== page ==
I’ve mentioned the work of the French artist Odilon Redon before, and that I particularly admire his darkly atmospheric works in charcoal from the late 1870s and early 1880s. Thanks to the efforts of Mr. T_____, I was reunited last week with three boxfuls of books that I’d left behind in storage in England in 2000, at which time I never suspected that the six-month contract I had secured in Sweden would turn into a five-year sojourn. One of these books is a monograph on Redon published to coincide with an exhibition I had visited at the Royal Academy in London, 1995. I’ve scanned a half dozen images from this book:
The first and fifth of these images were two of thirteen drawings that were exhibited at the galleries of the weekly review La Vie Moderne in Paris in 1881: which was effectively Redon’s first solo exhibition. A second, larger exhibition followed in 1882, again courtesy of the press: it was staged at the telegraph office of the daily newspaper Le Gaulois. The two images directly below were among the twenty-one works on display there.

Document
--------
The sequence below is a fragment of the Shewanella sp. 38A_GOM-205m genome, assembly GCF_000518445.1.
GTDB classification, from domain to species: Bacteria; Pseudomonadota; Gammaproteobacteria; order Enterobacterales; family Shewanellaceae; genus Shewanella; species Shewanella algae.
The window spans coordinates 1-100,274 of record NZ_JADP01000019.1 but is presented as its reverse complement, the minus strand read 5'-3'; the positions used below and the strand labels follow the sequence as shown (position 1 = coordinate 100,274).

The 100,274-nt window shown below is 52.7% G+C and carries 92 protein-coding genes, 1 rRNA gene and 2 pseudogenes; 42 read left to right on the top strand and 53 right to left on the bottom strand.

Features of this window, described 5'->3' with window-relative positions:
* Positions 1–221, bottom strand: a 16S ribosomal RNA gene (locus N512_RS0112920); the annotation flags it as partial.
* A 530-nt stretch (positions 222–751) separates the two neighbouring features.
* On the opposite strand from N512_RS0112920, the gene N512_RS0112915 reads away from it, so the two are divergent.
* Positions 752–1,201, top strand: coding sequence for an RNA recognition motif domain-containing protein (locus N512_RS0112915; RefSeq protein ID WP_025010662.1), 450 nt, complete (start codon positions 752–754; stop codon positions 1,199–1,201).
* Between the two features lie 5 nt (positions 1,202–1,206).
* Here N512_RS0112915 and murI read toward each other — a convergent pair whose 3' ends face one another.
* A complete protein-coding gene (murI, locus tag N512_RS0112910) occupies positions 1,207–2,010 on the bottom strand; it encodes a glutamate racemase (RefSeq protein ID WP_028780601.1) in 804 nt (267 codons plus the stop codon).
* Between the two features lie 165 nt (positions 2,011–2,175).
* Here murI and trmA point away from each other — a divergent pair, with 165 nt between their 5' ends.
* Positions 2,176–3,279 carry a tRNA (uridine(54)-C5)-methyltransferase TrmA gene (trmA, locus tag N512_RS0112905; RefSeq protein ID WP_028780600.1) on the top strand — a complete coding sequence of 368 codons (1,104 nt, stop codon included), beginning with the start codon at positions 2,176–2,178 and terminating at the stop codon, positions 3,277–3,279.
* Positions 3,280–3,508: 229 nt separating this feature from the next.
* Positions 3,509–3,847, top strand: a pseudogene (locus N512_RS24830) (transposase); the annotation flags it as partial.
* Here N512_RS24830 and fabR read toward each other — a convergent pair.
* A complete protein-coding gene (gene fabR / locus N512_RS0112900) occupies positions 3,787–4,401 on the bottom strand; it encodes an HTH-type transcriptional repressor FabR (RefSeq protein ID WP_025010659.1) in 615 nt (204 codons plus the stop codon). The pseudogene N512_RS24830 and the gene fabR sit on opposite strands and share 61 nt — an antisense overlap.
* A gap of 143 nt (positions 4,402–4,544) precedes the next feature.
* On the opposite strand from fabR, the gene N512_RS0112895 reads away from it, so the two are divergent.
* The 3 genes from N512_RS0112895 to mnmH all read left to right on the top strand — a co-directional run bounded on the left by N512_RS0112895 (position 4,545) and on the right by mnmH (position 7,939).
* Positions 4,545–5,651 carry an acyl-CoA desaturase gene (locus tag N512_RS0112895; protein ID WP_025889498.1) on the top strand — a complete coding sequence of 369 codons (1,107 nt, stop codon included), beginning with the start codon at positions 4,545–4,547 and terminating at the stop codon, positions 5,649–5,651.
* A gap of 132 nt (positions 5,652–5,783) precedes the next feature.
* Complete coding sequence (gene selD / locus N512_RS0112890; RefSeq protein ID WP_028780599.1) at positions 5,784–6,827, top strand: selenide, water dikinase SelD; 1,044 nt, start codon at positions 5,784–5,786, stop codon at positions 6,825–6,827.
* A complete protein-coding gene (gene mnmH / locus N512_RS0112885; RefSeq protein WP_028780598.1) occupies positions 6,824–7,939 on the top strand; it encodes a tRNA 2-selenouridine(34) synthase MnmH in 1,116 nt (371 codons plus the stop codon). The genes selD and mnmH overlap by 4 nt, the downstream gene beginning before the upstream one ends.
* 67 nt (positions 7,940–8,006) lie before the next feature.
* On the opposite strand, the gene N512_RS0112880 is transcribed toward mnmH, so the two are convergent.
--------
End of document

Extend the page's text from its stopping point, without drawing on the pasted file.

Das Esseintes found himself more particularly drawn to the other works which decorated the room. Those were the pictures bearing the signature: Odilon Redon. They held, between their gold-edged frames of unpolished pearwood, undreamed-of images: a Merovingian-type head, resting upon a cup; a bearded man, reminiscent both of a Buddhist priest and a public orator, touching an enormous cannon-ball with his finger; a dreadful spider with a human face lodged in the centre of its body. Then there were charcoal sketches which delved even deeper into the terrors of fever-ridden dreams… Huysmans, A Rebours (‘Against Nature’), Margaret Mauldon’s translation.
All of the images here are more-or-less cropped & reduced versions of the ones I scanned from the book: click on them to see them larger, and in fullPosted by misteraitch at September 17, 2005 10:14 AM